The rise of sugar as a regular staple in households worldwide is a fascinating example of how the world’s food has changed significantly. Sugar, once a highly coveted luxury item, is now the opposite – available in high volumes in every packaged good sold on the shelves of corner markets globally. The history of sugar demonstrates the “social, political, and economic power” (Robbins, 219) all working together to promote the increased consumption of a food, regardless of the clear negative impacts.
Robbins points out a few interesting societal contributions to the success of sugar and emphasizes that “the cultural and social constraints of time and cost created in the urban, industrial setting combined with the convenience of sugar” (219) created a perfect storm for the processed additive to thrive. It’s interesting to take a deep look at how developments in society have popularized a commodity.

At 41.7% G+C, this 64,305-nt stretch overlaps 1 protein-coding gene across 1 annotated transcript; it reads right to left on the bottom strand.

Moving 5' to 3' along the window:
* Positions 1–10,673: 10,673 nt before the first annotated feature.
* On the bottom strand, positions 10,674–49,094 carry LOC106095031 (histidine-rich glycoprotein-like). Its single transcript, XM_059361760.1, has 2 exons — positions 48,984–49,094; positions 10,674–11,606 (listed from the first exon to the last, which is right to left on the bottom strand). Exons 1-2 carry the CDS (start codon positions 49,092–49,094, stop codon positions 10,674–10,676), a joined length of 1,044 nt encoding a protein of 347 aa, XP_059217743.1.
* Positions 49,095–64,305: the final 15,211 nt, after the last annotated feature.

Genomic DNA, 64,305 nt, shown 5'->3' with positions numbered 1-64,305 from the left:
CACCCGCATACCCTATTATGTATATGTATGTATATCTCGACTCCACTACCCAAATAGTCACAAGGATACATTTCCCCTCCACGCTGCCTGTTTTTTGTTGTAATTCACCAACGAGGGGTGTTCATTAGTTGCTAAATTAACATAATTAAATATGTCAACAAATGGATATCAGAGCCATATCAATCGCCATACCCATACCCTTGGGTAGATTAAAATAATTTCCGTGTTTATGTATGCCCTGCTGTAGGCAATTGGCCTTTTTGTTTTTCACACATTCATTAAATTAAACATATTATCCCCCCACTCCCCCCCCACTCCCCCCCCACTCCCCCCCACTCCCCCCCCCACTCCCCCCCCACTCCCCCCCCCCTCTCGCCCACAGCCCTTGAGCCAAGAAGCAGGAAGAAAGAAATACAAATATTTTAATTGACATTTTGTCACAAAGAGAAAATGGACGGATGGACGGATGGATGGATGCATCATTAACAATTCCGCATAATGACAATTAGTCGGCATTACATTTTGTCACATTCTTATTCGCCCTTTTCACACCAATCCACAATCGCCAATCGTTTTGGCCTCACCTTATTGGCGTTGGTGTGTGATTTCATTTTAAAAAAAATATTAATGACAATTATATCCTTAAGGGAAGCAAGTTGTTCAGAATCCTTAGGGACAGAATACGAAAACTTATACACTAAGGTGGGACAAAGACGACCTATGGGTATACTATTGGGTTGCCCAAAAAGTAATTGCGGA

This story has then repeated itself throughout the negative food history of the world, from microwave TV dinners, to fast food, to meal replacement bars. All targeted to those people and families with limited time, each was welcomed with highly-polished advertisements that created the same luxury shine that sugar formerly had: they quickly satisfy hunger but do not offer complete or lasting nutrition. This continued cultural acceptance of a quick fix is one major reason health and nutrition issues now plague most societies moving into a broader middle class.
Image source: http://www.huffingtonpost.ca/2017/01/13/hidden-added-sugar_n_14148162.html